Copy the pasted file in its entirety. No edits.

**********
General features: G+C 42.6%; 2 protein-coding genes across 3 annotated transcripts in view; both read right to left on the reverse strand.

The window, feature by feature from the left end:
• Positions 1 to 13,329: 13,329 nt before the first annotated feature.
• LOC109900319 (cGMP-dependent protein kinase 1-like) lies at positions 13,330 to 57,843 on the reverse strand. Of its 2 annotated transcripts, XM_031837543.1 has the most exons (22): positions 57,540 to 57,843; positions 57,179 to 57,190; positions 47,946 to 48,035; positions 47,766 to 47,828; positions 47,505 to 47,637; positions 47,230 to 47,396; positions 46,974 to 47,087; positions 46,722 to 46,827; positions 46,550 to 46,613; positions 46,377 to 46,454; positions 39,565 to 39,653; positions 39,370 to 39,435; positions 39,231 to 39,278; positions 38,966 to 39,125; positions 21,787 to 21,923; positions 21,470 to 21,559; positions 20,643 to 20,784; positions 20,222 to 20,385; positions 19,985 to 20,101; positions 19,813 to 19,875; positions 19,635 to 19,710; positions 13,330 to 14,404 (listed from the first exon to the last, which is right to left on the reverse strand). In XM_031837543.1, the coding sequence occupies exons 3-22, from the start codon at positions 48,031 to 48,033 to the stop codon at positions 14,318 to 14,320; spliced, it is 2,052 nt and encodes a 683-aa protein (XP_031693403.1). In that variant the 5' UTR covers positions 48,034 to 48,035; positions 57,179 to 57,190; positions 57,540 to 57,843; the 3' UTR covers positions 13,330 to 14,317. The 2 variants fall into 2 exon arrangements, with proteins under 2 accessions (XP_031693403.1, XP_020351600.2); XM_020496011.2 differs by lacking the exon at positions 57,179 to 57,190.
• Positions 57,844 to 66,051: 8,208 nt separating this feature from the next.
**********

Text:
General features: G+C 42.6%; 2 protein-coding genes across 3 annotated transcripts in view; both read right to left on the reverse strand.

The window, feature by feature from the left end:
• Positions 1 to 13,329: 13,329 nt before the first annotated feature.
• LOC109900319 (cGMP-dependent protein kinase 1-like) lies at positions 13,330 to 57,843 on the reverse strand. Of its 2 annotated transcripts, XM_031837543.1 has the most exons (22): positions 57,540 to 57,843; positions 57,179 to 57,190; positions 47,946 to 48,035; positions 47,766 to 47,828; positions 47,505 to 47,637; positions 47,230 to 47,396; positions 46,974 to 47,087; positions 46,722 to 46,827; positions 46,550 to 46,613; positions 46,377 to 46,454; positions 39,565 to 39,653; positions 39,370 to 39,435; positions 39,231 to 39,278; positions 38,966 to 39,125; positions 21,787 to 21,923; positions 21,470 to 21,559; positions 20,643 to 20,784; positions 20,222 to 20,385; positions 19,985 to 20,101; positions 19,813 to 19,875; positions 19,635 to 19,710; positions 13,330 to 14,404 (listed from the first exon to the last, which is right to left on the reverse strand). In XM_031837543.1, the coding sequence occupies exons 3-22, from the start codon at positions 48,031 to 48,033 to the stop codon at positions 14,318 to 14,320; spliced, it is 2,052 nt and encodes a 683-aa protein (XP_031693403.1). In that variant the 5' UTR covers positions 48,034 to 48,035; positions 57,179 to 57,190; positions 57,540 to 57,843; the 3' UTR covers positions 13,330 to 14,317. The 2 variants fall into 2 exon arrangements, with proteins under 2 accessions (XP_031693403.1, XP_020351600.2); XM_020496011.2 differs by lacking the exon at positions 57,179 to 57,190.
• Positions 57,844 to 66,051: 8,208 nt separating this feature from the next.